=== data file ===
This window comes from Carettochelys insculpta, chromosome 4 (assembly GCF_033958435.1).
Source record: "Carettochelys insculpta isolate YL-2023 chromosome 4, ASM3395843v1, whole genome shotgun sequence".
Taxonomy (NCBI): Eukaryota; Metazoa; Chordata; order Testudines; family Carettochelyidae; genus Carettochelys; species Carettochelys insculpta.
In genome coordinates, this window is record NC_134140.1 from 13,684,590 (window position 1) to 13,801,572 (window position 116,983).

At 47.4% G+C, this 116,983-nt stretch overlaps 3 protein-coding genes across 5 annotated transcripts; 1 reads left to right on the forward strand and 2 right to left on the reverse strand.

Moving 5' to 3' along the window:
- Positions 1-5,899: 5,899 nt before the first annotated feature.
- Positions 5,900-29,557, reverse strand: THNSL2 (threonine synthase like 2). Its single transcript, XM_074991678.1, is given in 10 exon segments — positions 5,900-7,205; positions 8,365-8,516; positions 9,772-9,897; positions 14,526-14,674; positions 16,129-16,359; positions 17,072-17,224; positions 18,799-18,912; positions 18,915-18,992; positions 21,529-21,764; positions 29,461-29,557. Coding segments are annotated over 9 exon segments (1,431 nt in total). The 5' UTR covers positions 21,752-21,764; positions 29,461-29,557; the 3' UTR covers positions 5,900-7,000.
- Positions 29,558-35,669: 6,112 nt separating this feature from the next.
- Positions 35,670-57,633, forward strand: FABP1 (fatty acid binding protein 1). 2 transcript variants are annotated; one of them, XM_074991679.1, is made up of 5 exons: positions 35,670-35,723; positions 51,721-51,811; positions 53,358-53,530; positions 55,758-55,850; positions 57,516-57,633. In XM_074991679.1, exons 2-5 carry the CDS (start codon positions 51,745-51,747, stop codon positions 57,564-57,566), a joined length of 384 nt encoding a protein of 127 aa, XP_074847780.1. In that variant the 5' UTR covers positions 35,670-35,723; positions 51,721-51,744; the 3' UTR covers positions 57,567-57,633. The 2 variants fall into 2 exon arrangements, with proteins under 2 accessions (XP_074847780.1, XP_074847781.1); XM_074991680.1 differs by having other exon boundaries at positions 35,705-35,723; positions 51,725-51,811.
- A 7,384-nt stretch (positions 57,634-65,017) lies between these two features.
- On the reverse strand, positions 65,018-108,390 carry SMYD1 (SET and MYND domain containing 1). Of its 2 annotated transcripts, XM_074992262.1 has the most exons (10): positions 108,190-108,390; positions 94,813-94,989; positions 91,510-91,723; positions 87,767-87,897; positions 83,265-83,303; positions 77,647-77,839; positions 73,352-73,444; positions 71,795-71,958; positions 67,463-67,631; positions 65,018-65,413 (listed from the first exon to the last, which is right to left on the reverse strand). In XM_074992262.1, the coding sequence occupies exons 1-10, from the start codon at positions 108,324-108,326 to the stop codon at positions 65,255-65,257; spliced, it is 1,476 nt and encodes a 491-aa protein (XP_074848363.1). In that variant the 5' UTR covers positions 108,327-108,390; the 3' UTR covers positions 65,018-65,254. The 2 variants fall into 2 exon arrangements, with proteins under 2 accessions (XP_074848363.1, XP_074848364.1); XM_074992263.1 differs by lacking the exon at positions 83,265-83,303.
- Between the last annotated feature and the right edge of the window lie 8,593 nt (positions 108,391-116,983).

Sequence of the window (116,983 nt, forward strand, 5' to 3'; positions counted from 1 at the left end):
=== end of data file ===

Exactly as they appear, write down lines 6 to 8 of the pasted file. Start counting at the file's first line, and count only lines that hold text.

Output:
Moving 5' to 3' along the window:
- Positions 1-5,899: 5,899 nt before the first annotated feature.
- Positions 5,900-29,557, reverse strand: THNSL2 (threonine synthase like 2). Its single transcript, XM_074991678.1, is given in 10 exon segments — positions 5,900-7,205; positions 8,365-8,516; positions 9,772-9,897; positions 14,526-14,674; positions 16,129-16,359; positions 17,072-17,224; positions 18,799-18,912; positions 18,915-18,992; positions 21,529-21,764; positions 29,461-29,557. Coding segments are annotated over 9 exon segments (1,431 nt in total). The 5' UTR covers positions 21,752-21,764; positions 29,461-29,557; the 3' UTR covers positions 5,900-7,000.